A visit to the University of Puerto Rico by Noel Blackburn of Brookhaven’s Office of Educational Programs and Nina Maung and Karian Wright from the Center for Inclusive Education at Stony Brook acquainted Acevedo with the AGEP-T FRAME program. When Brookhaven’s Qun Shen gave a talk at the university’s new molecular sciences building, Acevedo learned about the capabilities of NSLS-II. Both the program and the facility seemed like a good fit for his fuel cell work. Terrence Buck, who manages Brookhaven’s AGEP T-FRAME program, was also instrumental in recruiting Acevedo.
Acevedo has been very favorably impressed with Brookhaven Lab.
“It’s like being at a university but at the same time it’s a fast-paced environment where we are not just doing science for ourselves, we are also serving users,” he said. “I work with physicist Klaus Attenkofer and chemist Eli Staviski and I feel fortunate to have mentoring on both sides. There is a really interesting bunch of people here that I can learn from, with more than 100 years of experience altogether—and they have been very open to helping me.”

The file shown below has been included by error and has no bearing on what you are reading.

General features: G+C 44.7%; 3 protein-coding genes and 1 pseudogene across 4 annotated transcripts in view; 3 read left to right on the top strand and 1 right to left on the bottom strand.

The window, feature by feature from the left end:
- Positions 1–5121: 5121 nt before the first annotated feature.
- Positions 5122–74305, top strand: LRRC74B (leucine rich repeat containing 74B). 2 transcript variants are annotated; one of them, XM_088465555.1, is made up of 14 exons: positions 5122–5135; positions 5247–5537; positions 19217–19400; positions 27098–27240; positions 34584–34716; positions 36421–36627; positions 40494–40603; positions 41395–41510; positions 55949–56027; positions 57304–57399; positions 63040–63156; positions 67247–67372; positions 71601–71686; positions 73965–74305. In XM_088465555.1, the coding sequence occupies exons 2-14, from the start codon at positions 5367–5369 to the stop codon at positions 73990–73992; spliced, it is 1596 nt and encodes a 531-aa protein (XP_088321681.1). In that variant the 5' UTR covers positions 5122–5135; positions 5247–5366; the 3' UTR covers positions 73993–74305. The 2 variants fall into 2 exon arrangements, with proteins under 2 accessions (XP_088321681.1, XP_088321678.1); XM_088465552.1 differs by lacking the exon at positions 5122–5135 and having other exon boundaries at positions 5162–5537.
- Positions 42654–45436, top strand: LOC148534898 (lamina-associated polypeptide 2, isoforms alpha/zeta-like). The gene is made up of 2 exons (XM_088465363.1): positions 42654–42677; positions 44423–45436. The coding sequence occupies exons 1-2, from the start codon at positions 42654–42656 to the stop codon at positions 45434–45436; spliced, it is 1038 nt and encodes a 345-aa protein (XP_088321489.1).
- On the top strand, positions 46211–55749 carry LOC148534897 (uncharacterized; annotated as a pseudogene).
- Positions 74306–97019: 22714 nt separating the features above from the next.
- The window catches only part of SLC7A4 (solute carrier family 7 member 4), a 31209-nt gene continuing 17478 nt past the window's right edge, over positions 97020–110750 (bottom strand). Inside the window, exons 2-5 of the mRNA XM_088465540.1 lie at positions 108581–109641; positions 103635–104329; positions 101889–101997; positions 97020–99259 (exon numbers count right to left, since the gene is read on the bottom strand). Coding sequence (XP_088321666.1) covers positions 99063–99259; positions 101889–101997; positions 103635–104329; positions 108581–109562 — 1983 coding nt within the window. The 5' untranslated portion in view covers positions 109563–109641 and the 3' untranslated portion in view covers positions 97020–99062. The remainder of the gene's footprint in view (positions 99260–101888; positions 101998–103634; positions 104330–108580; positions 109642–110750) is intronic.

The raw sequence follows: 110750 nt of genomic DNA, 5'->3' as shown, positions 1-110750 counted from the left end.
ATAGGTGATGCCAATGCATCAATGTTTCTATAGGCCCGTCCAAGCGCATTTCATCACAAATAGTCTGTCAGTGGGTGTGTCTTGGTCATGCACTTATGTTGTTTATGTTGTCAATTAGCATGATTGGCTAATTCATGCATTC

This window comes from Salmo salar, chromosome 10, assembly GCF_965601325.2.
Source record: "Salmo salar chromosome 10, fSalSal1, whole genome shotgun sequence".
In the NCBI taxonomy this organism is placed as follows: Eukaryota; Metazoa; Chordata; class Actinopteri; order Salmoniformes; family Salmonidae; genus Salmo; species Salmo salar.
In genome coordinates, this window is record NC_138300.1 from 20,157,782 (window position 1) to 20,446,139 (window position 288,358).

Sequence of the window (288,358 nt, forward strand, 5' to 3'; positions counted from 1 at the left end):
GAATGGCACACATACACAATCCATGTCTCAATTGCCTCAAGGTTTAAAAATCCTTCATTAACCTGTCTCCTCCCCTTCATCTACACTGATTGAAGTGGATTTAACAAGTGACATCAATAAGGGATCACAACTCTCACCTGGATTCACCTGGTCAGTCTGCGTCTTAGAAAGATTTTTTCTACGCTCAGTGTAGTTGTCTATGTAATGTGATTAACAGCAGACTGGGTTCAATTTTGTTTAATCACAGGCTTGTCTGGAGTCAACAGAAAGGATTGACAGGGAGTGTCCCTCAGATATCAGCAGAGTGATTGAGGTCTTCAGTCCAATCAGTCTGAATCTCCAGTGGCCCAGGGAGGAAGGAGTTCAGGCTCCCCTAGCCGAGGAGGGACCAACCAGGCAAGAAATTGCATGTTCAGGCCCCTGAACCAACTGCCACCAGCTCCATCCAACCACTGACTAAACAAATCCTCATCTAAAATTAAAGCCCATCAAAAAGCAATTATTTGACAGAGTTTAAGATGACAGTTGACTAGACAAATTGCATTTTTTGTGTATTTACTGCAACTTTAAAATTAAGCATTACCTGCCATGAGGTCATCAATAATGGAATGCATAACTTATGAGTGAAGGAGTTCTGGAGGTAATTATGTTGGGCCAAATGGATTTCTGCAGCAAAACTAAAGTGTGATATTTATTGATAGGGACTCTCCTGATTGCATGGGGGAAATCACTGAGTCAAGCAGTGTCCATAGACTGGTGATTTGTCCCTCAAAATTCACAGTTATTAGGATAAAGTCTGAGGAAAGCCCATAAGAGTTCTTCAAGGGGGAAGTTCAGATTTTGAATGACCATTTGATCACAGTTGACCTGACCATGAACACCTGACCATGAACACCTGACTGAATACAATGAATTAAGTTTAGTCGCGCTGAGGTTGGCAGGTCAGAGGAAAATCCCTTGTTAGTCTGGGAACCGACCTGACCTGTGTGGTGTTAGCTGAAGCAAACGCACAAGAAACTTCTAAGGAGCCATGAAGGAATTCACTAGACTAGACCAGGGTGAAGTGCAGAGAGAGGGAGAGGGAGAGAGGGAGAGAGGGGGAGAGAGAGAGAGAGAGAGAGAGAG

Acevedo, whose hobby is tinkering with the electronics of guitars, currently lives with his wife in Coram and has a 13-year-old daughter attending junior high school. Despite the shock of Long Island’s abundant snow – not a feature of the weather in Puerto Rico — he enjoys working at Brookhaven.
“Since I am an engineer, a chemist, and a physicist, there are many things that I can work with here, either tinkering with fuel cells or with the catalysts at the beamline,” he said. “This is a very important moment in the history of this beamline, as what is being done here is cutting-edge, world-class science. I have been able to serve as operator of the beamline and the intention is that I will be running my experiment and also giving support to users. That will give me an opportunity to discuss many different kinds of experiments beyond the boundaries of just catalysis and fuel cells.”
Brookhaven National Laboratory is supported by the Office of Science of the U.S. Department of Energy. The Office of Science is the single largest supporter of basic research in the physical sciences in the United States, and is working to address some of the most pressing challenges of our time. For more information, please visit science.energy.gov.